The Java Communications community hosts several voice over IP projects, most based on the Java API's for Integrated Networks (JAIN), which was featured in a recent Java Developer Journal article. The jain-sip project features an implementation of the Session Initiation Protocol (SIP, also RFC 3261), which enables projects like the sip-communicator audio/video softphone.
java.net's ongoing success stories series is spotlighting JOGL, the project to allow Java programs to use the OpenGL 2D and 3D graphics API. In this article, JOGL co-creator Ken Russell speaks with editor Chris Adamson about JOGL's history, its accomplishments, and its future.
Several new features are available to help promote your java.net projects. Project owners can now indicate that the project contains a downloadable executable by clicking on 'Change your project directory settings' from their "My Pages" tab. This will cause a special "downloadable" icon to appear alongside the project name in the project directory. Also, project announcements are now available via RSS - details for setting up a feed for your project are available on the Getting Started page.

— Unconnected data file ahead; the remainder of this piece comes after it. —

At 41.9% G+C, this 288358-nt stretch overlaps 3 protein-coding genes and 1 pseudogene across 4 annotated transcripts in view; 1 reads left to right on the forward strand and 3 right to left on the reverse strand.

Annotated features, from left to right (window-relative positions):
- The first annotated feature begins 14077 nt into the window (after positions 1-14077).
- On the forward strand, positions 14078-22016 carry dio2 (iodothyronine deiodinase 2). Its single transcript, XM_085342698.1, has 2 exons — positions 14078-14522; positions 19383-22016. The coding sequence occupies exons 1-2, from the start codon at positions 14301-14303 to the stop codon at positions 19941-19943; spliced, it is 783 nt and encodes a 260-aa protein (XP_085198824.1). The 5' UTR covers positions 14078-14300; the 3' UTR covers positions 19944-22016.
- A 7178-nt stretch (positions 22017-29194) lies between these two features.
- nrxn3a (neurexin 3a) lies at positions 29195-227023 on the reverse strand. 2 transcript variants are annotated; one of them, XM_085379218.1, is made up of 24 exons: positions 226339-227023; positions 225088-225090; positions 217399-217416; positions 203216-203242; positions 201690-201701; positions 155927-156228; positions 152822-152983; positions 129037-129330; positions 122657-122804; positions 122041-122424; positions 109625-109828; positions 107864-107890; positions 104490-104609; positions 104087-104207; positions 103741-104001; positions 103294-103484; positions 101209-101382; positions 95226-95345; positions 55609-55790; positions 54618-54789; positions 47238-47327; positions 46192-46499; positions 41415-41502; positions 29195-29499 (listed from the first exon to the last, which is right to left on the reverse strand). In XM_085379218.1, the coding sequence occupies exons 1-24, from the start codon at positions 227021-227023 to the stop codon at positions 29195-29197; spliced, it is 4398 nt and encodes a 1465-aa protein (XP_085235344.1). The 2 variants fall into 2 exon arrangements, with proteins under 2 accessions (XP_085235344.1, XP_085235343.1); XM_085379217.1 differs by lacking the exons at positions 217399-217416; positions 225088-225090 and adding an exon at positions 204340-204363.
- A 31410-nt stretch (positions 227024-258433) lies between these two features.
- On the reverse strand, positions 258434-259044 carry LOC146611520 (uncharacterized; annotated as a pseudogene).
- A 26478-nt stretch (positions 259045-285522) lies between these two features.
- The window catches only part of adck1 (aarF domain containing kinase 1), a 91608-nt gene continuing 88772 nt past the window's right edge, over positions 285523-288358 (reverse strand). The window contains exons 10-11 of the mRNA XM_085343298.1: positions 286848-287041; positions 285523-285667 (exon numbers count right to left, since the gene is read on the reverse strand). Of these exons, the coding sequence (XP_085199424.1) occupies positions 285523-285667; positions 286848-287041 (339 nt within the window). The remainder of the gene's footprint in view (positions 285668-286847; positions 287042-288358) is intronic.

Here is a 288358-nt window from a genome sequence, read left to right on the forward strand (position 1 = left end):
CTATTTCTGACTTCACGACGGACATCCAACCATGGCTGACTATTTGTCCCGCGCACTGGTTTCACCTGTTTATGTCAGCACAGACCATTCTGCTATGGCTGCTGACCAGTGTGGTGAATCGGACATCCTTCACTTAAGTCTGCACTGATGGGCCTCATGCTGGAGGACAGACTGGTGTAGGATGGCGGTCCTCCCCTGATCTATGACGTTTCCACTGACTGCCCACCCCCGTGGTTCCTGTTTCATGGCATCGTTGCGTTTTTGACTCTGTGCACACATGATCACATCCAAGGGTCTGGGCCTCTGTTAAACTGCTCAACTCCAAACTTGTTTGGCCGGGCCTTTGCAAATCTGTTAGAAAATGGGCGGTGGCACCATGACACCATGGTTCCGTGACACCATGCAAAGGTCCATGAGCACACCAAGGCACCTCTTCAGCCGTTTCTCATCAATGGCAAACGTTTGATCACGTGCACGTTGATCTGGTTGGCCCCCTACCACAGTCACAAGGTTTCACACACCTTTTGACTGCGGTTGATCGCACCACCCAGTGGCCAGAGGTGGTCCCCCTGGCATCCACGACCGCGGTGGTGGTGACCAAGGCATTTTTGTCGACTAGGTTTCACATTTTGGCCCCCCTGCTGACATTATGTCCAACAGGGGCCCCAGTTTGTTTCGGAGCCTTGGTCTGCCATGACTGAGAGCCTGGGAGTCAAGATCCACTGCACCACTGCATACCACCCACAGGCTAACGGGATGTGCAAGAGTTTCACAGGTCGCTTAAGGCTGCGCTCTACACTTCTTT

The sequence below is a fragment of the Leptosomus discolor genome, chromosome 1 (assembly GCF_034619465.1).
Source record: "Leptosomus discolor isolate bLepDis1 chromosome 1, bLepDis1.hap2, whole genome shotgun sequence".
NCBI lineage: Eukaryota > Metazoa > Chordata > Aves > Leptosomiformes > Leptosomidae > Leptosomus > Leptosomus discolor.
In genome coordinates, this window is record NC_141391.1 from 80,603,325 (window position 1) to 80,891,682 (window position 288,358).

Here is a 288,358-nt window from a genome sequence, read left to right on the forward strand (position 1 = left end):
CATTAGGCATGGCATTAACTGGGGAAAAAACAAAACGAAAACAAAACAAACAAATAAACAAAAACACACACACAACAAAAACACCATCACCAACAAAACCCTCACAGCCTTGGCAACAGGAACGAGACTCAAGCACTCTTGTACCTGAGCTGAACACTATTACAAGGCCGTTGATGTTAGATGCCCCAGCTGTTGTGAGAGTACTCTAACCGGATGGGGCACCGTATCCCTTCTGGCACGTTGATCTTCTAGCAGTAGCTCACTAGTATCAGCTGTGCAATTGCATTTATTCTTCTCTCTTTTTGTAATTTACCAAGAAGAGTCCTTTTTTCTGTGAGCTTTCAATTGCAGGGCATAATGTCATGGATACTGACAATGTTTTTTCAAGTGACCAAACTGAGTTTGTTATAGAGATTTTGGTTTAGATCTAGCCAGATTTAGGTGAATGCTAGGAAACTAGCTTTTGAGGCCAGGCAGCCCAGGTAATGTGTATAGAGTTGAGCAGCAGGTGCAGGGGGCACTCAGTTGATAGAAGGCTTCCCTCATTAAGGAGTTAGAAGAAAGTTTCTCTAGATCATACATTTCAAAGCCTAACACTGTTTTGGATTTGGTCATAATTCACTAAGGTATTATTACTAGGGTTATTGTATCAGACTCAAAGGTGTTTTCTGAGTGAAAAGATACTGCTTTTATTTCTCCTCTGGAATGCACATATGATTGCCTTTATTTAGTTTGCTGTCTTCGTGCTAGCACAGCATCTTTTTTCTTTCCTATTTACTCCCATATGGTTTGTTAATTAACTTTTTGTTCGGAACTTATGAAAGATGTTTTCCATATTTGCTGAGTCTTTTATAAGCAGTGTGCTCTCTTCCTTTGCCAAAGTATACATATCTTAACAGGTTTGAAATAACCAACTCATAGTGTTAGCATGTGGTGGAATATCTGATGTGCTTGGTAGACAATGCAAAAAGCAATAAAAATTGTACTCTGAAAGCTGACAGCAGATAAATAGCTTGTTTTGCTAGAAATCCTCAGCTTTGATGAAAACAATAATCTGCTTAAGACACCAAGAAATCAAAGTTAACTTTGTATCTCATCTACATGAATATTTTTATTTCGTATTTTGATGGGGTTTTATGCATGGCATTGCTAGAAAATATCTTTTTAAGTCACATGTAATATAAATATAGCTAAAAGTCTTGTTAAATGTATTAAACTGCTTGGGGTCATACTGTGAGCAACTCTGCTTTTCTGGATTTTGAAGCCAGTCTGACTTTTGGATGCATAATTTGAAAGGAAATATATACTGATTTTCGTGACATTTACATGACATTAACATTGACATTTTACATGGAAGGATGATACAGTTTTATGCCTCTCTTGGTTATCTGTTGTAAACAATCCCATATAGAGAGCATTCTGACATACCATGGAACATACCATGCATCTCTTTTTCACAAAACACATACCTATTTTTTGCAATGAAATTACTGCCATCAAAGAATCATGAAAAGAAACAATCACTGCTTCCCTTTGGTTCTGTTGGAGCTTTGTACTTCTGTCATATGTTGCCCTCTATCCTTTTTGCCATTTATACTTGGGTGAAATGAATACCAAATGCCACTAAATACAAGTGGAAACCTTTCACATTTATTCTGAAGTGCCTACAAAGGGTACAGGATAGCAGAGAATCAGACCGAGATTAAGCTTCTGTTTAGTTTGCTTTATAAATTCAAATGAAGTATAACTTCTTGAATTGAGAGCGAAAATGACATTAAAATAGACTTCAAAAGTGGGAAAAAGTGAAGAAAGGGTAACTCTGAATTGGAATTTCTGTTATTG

The JavaDesktop community project Flying Saucer is a 100% Java XHTML renderer, designed for embedding XHTML content into desktop applications. The recent beta release 3 (a browser demo is available via Java Web Start) offers 10x speed improvements and greater fidelity with the CSS 2.1 standard.
Separating web application appearance from functionality is made easier with SiteMesh. It allows you to assemble web pages from smaller, dynamic parts, and add a consistent appearance at the end of the process. The result is pages that look nicer and are easier to maintain, and special-purpose pages like printer-friendly pages are a snap. A feature article by Will Iverson can help you get started with SiteMesh.